The UAE is the perfect launchpad for EdTech solutions

Katia Al-Kaisi
Finnish Education Advocator, Entrepreneur, making Finnish work in theMiddle East


Digital learning and communication environments are an essential part of today’s education. We all know children that are digitally savvy by the age of two and in many parts of the world, learning in a digital environment starts at nursery. Use of digital technology in education can have a substantial impact. For example, analytics enable early intervention and personalised learning. Gamification increases motivation and engagement and makes students work more without realising. Technology will not get angry at you or embarrass you no matter how many times you try (or fail). And access to quality content globally has never been easier.

Digital solutions are also increasingly being used for communication between parents and teachers, helping ever busier families to stay on track with what is happening in their children’s’ lives.

All this has created an education technology (edtech) industry which is fast transforming how learning is done. Edtech has also become an interesting investment opportunity. Last year investments in edtech were recorded to be around $16.3 billion globally, China being the leader of the flock.

But as it goes with technology and development, great ideas are most often tried, tested and co-created. For this process, The United Arab Emirates is the perfect place, and its’ schools would benefit if opening their doors to co-creating something truly unique with global edtech companies.

Diverse Curriculums

The UAE should be the location of choice for many global edtech providers to conduct experimental research and new product development of educational platforms, solutions and environments. There is a variety of reasons for this.

First, when it comes to education, the UAE is uniquely diverse. For example, the UAE’s private K12 education scene has 17 different curriculums. This includes the world’s most popular ones such as UK, USA, International Baccalaureate and Indian curriculums – all in one geographically compact area.

Calculating in school fees, the UAE is the biggest international school market in the world. The school fees are estimated to grow from $4.4 billion two years ago to around $7 billion in 2023.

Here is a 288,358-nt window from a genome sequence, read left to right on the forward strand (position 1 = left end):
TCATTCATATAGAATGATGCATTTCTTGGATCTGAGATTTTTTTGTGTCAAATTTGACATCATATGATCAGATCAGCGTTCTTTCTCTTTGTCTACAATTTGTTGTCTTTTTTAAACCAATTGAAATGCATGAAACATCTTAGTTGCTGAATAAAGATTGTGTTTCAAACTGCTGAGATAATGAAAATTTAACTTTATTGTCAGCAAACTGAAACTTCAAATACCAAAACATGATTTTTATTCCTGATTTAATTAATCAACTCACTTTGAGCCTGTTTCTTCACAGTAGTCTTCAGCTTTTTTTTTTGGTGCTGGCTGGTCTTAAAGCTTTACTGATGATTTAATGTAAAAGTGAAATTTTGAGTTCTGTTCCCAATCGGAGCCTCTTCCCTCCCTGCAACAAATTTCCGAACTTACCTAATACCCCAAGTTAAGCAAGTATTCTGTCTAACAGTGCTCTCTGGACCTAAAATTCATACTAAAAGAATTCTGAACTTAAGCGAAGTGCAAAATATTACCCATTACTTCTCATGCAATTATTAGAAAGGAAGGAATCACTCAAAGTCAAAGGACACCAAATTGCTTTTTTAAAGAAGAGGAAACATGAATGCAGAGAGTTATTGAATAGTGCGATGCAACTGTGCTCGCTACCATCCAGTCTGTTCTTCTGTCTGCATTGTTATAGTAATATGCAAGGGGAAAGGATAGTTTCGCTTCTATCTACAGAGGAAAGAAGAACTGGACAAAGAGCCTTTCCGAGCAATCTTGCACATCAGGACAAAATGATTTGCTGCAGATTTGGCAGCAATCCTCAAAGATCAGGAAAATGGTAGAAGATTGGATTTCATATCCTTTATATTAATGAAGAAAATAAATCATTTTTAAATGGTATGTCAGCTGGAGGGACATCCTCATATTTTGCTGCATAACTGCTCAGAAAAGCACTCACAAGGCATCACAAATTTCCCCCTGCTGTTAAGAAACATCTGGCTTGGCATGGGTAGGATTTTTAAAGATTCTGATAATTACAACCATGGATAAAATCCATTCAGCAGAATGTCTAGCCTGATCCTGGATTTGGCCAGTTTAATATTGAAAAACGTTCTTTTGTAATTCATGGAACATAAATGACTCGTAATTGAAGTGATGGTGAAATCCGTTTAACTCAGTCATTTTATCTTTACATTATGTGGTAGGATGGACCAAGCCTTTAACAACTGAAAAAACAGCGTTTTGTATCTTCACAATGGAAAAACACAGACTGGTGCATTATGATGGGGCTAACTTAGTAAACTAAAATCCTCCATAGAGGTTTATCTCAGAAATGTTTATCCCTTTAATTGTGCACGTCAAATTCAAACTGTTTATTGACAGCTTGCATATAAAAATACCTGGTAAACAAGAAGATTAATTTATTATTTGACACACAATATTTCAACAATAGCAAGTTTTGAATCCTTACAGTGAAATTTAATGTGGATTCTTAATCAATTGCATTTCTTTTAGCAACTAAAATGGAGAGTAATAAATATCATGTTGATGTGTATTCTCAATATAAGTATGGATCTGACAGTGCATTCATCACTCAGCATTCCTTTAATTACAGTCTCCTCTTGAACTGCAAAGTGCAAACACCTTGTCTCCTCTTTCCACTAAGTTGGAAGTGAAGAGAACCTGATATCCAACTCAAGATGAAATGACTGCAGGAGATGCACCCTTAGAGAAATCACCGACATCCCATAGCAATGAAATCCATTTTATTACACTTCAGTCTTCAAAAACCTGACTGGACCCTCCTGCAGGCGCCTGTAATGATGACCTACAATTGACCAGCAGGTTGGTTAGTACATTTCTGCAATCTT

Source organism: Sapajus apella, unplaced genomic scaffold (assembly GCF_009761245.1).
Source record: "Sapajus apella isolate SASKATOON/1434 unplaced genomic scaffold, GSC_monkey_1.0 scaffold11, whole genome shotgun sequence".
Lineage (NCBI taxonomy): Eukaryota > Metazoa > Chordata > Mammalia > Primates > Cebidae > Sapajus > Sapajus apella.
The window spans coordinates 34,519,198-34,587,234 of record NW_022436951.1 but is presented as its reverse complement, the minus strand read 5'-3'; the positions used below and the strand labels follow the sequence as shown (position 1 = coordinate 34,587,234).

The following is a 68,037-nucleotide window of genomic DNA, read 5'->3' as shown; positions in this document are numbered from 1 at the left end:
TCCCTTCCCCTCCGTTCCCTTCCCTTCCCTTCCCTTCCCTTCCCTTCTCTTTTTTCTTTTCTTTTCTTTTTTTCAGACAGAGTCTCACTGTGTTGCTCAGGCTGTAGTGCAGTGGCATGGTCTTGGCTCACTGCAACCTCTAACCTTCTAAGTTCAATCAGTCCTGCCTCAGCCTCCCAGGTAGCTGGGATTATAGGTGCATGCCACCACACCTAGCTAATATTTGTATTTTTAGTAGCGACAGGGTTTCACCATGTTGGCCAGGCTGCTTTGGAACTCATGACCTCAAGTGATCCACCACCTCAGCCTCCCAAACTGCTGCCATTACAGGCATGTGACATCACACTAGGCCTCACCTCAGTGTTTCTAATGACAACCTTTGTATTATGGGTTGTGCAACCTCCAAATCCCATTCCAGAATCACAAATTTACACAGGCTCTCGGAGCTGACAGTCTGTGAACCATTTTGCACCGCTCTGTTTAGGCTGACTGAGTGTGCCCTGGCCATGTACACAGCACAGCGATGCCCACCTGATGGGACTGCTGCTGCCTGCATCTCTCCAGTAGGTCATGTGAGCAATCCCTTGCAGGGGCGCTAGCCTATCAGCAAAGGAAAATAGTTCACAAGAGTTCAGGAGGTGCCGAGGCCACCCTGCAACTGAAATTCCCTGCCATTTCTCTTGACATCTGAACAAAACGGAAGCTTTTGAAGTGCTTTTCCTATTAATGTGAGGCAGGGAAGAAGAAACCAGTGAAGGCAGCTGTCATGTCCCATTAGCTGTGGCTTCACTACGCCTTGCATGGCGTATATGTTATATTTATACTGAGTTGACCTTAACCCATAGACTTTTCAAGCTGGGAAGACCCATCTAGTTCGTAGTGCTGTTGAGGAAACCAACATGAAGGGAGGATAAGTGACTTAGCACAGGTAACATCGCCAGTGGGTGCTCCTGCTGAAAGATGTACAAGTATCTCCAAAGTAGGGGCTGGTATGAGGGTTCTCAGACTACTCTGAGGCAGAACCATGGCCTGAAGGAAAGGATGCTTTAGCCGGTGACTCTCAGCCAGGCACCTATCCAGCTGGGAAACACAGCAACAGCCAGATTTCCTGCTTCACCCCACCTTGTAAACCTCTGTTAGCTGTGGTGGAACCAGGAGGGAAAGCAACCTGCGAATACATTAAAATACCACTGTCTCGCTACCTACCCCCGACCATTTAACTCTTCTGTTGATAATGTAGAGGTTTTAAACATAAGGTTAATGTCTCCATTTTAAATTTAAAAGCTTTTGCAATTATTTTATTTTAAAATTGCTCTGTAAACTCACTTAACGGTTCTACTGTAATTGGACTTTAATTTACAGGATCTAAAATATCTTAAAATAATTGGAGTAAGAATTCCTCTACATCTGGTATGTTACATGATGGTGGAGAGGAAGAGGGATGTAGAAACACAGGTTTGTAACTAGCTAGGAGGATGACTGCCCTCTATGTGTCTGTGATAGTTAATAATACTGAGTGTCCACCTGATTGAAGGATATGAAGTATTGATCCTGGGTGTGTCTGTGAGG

All this makes the UAE an influential global market for international schools. Also, the diversity of curriculums implemented provides a one-of-a kind testing ground for edtech companies hoping to attract global clientele.

Appetite for New Technology

But numbers aside, when developing edtech solutions, the culture of learning has an essential role. The UAE is known for having its sight in the future, and this also shows in the education sector. Many of the schools in the area are very well prepared for using digital technology; digital infrastructure functions as it should and there exists a real interest and appetite for the latest quality educational solutions. The digital mindset is present within the government as well as the residents.

Reasons for this are clear. Technology is the major competitive factor in the future, and it is essential for schools to adopt edtech solutions. While due to low birth-rates the number of students is falling in many developed countries, the opposite is true within the UAE and the whole Gulf region will have around 15 million students by 2020. In this development the private school sector has been a major force, but the UAE continues to invest heavily in the public sector as well.

University of Turku spinoff solution, Eduten Playground, being piloted at a UK curriculum school in Dubai during fall 2019.

The fantastic thing about edtech is that it has a global demand, and as life-long learning and learning outside of the class room are gaining more appreciation and becoming a full-on necessity, people of all ages and with variety of backgrounds are potential edtech users – and the mini-sized version of the world of education can be found in the UAE making it the perfect playground for global edtech companies.

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